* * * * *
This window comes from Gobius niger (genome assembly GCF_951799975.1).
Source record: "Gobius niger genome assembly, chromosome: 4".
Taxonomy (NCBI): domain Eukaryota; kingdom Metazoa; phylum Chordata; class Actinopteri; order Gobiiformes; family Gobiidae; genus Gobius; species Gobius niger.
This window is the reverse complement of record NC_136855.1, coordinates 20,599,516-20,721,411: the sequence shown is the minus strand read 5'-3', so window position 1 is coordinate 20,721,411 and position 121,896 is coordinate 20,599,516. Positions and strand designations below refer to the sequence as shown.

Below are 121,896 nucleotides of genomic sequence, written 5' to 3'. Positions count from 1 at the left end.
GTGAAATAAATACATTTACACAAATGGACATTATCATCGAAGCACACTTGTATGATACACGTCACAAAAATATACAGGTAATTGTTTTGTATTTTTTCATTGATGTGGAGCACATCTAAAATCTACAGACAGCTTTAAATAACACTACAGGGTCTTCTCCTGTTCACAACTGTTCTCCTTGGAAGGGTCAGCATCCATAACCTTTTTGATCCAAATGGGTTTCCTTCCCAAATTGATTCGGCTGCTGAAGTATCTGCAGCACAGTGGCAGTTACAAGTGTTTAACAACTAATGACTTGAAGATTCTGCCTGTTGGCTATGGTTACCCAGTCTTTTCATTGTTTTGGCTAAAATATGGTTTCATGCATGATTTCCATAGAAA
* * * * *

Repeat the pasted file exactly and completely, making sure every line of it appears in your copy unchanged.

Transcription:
This window comes from Gobius niger (genome assembly GCF_951799975.1).
Source record: "Gobius niger genome assembly, chromosome: 4".
Taxonomy (NCBI): domain Eukaryota; kingdom Metazoa; phylum Chordata; class Actinopteri; order Gobiiformes; family Gobiidae; genus Gobius; species Gobius niger.
This window is the reverse complement of record NC_136855.1, coordinates 20,599,516-20,721,411: the sequence shown is the minus strand read 5'-3', so window position 1 is coordinate 20,721,411 and position 121,896 is coordinate 20,599,516. Positions and strand designations below refer to the sequence as shown.

Below are 121,896 nucleotides of genomic sequence, written 5' to 3'. Positions count from 1 at the left end.
GTGAAATAAATACATTTACACAAATGGACATTATCATCGAAGCACACTTGTATGATACACGTCACAAAAATATACAGGTAATTGTTTTGTATTTTTTCATTGATGTGGAGCACATCTAAAATCTACAGACAGCTTTAAATAACACTACAGGGTCTTCTCCTGTTCACAACTGTTCTCCTTGGAAGGGTCAGCATCCATAACCTTTTTGATCCAAATGGGTTTCCTTCCCAAATTGATTCGGCTGCTGAAGTATCTGCAGCACAGTGGCAGTTACAAGTGTTTAACAACTAATGACTTGAAGATTCTGCCTGTTGGCTATGGTTACCCAGTCTTTTCATTGTTTTGGCTAAAATATGGTTTCATGCATGATTTCCATAGAAA